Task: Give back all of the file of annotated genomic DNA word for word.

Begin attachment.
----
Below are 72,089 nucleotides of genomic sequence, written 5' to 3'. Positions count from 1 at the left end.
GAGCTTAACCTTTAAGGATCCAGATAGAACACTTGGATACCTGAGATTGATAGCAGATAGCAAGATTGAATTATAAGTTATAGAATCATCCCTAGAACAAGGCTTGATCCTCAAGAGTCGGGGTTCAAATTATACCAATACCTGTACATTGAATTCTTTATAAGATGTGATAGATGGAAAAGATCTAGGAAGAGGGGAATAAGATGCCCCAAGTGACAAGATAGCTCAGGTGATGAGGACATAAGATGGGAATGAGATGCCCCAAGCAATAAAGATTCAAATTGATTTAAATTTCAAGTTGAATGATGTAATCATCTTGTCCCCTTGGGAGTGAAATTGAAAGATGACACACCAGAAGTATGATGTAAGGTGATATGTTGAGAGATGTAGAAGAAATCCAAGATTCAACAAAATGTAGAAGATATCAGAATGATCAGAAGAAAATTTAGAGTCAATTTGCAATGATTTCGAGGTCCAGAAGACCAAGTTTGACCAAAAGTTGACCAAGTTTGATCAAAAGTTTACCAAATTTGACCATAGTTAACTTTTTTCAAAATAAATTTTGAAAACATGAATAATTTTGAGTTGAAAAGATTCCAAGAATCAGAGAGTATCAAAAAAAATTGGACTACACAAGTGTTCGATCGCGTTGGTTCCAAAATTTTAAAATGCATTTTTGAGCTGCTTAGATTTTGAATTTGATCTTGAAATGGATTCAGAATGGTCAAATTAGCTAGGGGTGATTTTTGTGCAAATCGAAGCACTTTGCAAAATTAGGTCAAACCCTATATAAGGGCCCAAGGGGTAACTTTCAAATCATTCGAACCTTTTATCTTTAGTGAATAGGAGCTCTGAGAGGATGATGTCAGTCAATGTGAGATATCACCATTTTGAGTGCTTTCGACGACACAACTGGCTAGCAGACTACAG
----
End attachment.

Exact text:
Below are 72,089 nucleotides of genomic sequence, written 5' to 3'. Positions count from 1 at the left end.
GAGCTTAACCTTTAAGGATCCAGATAGAACACTTGGATACCTGAGATTGATAGCAGATAGCAAGATTGAATTATAAGTTATAGAATCATCCCTAGAACAAGGCTTGATCCTCAAGAGTCGGGGTTCAAATTATACCAATACCTGTACATTGAATTCTTTATAAGATGTGATAGATGGAAAAGATCTAGGAAGAGGGGAATAAGATGCCCCAAGTGACAAGATAGCTCAGGTGATGAGGACATAAGATGGGAATGAGATGCCCCAAGCAATAAAGATTCAAATTGATTTAAATTTCAAGTTGAATGATGTAATCATCTTGTCCCCTTGGGAGTGAAATTGAAAGATGACACACCAGAAGTATGATGTAAGGTGATATGTTGAGAGATGTAGAAGAAATCCAAGATTCAACAAAATGTAGAAGATATCAGAATGATCAGAAGAAAATTTAGAGTCAATTTGCAATGATTTCGAGGTCCAGAAGACCAAGTTTGACCAAAAGTTGACCAAGTTTGATCAAAAGTTTACCAAATTTGACCATAGTTAACTTTTTTCAAAATAAATTTTGAAAACATGAATAATTTTGAGTTGAAAAGATTCCAAGAATCAGAGAGTATCAAAAAAAATTGGACTACACAAGTGTTCGATCGCGTTGGTTCCAAAATTTTAAAATGCATTTTTGAGCTGCTTAGATTTTGAATTTGATCTTGAAATGGATTCAGAATGGTCAAATTAGCTAGGGGTGATTTTTGTGCAAATCGAAGCACTTTGCAAAATTAGGTCAAACCCTATATAAGGGCCCAAGGGGTAACTTTCAAATCATTCGAACCTTTTATCTTTAGTGAATAGGAGCTCTGAGAGGATGATGTCAGTCAATGTGAGATATCACCATTTTGAGTGCTTTCGACGACACAACTGGCTAGCAGACTACAG